Look for continued follow up interviews with Ed as well as other experts in the SEO and web development fields.
With the current market instability over the Big Fannie-Mac Attack, I have been scanning the marketing and business blogs for some relevant and useful information to share. There is always an opportunity for those who seek it out, so here is an article that may offer some new ideas if you’re feeling a less than pleasant pinch in your bottom line.
It is an article by John Jangtsch with Duct Tape Marketing called “7 Time-tested Ways to Dig out of a Recession”.
Scan the headlines each day and you won’t have to get very far to stumble upon the word recession or its more palatable cousin “economic downturn.”
It’s times like these that send many small business owners on a quest for the magic recession fighting marketing tip. Today I would like to share my top seven quick fix marketing strategies with the caveat that you understand nothing beats building a marketing system based on a narrowly defined ideal customer and core message of differentiation.
Being the practical guy I am though, I also know that sometimes you need to hear about ways to start getting out of a hole before you can really listen to the message of long term fix. The good news is that these seven strategies, applied effectively, can help you make your business recession proof and unswayed by the various and inevitable cycles in the economy.
Take these seven tips and re-energize your marketing today!
1) Partner with other businesses – Proactively creating strategic partnerships is a great way to generate new leads and build long-term momentum. The trick is to do it ways that are win-win and simple for all parties. Number one rule, only seek marketing partnerships with organizations that you would have no problem referring your best customer too. Adhering to that logical rule alone will make this strategy more effective. Creating motivated strategic partners is simple if you can find a way to tap their self-interest. Take them an effective white paper or seminar idea and let them co-brand and co-sponsor it. That way they have a ready made and logical way to partner with you and you’ve done all the work.
2) Reactivate past customers – Where did I put that customer anyway, I know they are around here somewhere. Sad but true, sometimes we don’t bother to communicate with current customers unless they call with an order. By the time they have decided someone else appreciates their business more, it’s too late. Reach out to lapsed customers and make them an apology, promise to never ignore them again, and make them a smoking hot deal to come back.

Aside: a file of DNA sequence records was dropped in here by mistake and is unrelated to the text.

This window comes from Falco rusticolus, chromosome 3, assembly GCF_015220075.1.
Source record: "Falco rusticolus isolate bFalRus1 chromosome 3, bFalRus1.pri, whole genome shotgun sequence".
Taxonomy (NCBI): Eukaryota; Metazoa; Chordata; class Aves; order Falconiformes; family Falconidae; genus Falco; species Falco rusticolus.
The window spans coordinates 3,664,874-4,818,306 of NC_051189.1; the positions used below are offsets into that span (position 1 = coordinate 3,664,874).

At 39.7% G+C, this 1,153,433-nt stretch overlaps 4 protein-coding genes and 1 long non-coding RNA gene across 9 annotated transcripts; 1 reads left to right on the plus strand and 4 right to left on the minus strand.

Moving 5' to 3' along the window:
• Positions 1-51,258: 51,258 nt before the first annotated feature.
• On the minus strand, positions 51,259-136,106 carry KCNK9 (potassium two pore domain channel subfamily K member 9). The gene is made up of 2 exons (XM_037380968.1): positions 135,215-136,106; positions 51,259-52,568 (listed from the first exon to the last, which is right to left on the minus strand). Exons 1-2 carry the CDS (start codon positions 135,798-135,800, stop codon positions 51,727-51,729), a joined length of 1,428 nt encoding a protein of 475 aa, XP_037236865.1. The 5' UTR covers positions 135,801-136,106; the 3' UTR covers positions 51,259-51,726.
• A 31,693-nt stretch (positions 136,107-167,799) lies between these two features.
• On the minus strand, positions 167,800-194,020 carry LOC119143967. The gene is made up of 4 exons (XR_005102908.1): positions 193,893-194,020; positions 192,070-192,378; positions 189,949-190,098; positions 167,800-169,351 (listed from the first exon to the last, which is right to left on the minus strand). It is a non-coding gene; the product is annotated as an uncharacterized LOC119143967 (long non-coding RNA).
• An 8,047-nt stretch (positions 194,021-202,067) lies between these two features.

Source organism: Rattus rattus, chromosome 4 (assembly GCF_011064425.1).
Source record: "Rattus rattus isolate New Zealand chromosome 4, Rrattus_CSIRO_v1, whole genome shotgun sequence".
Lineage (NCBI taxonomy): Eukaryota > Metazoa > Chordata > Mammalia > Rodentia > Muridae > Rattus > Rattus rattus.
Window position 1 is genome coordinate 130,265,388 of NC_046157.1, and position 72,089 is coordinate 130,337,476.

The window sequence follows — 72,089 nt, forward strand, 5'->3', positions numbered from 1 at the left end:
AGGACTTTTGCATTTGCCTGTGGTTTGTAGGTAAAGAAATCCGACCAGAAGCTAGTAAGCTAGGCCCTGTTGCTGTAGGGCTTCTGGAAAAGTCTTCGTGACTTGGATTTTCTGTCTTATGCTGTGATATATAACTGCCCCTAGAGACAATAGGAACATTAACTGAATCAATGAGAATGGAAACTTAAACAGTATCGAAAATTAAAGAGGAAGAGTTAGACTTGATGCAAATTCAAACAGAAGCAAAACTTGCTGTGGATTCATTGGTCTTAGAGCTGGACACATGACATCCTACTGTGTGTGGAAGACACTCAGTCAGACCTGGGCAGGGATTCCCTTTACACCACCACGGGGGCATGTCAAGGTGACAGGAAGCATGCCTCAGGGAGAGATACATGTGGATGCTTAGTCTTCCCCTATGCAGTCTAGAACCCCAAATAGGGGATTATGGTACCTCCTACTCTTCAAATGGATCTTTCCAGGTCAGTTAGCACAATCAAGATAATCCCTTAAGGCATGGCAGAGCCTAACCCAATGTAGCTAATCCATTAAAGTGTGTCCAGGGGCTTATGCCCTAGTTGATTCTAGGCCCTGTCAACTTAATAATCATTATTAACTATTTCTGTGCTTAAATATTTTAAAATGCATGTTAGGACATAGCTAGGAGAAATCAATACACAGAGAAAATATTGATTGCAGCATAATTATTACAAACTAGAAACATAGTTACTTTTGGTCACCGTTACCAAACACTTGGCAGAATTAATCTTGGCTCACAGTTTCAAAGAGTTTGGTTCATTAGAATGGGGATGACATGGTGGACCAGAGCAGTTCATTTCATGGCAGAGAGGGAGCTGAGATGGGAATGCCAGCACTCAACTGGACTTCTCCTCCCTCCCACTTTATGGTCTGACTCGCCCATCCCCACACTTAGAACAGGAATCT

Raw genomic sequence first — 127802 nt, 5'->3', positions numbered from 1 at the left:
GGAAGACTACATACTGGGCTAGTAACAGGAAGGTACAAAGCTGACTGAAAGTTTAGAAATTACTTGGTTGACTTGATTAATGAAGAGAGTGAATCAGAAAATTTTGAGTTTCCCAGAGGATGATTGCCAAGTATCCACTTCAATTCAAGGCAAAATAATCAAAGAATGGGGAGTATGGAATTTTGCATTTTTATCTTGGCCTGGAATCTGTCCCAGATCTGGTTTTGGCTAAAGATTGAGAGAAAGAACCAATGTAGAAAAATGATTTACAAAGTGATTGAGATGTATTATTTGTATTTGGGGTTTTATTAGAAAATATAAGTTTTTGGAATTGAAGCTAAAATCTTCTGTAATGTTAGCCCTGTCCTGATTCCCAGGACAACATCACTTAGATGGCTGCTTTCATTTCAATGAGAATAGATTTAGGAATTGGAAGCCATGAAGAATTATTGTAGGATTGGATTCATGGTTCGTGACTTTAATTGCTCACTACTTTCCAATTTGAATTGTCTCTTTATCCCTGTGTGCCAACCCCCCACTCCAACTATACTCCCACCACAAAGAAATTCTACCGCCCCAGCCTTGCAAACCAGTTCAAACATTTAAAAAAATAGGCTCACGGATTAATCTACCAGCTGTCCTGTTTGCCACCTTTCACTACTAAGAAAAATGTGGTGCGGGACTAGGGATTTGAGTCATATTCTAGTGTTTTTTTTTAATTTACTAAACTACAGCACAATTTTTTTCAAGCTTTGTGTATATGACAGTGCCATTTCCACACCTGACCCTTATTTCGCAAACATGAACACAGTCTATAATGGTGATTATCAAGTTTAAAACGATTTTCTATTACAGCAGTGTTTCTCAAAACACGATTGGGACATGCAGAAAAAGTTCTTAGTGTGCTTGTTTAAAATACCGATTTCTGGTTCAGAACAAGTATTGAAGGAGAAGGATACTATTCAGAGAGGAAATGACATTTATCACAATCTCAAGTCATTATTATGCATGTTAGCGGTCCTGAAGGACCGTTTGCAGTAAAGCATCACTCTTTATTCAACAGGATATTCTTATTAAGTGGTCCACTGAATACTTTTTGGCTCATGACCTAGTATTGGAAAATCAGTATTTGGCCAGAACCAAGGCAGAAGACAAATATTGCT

3) Get out from behind the computer – Building personal relationships is always in style. It’s very tempting to sit and write blog posts and participate on social networking sites, and while these aren’t always bad things – sometimes you need to go out and shake some hands. Make it a point to go to several industry conferences every year. Join an industry or chamber type group and go to events where you can make connections with prospects and partners. Join a referral group such as BNI and participate. Go visit your customers and ask for referrals.
4) Speak at events, hold workshops – Marketing is essentially a trust building game. Few things build trust more efficiently than getting in front of a group of potential customers and sharing your expertise in an educational setting. Go propose to conduct a hot sounding workshop for your bank, accounting firm, law firm and insurance firm. Check local libraries, chambers, and associations for opportunities. Look in your local business papers and see what groups have speakers listed in calendars of events. Get two of your best customers to help conduct peer2peer webinars to discuss best practices and issues with peers you invite.
5) Fix your follow-up – lead generation and conversion is not a one shot deal. By automating your multiple follow-up messages, scheduling routine marketing touches and sending the occasional thank you, hand written note, you can stay top of mind when the buying and referral decisions are made. The longer the sales cycle for your industry or service the better your follow-up needs to be. There is so much that technology can do for you here, let it!
6) Repackage your products and services with offers to act – This goes along with differentiating really, but sometimes you’ve got to give that tired old dog a new look. Find simple ways to relaunch yourself, your people, your products, your services, your packaging, to give yourself a new start in your market. You don’t need to start from scratch, look for innovative ways to repackage, reprice, redeliver, reguarantee and recommunicate about what you do. Make them an offer they can’t refuse, make it so bold they must rehear you.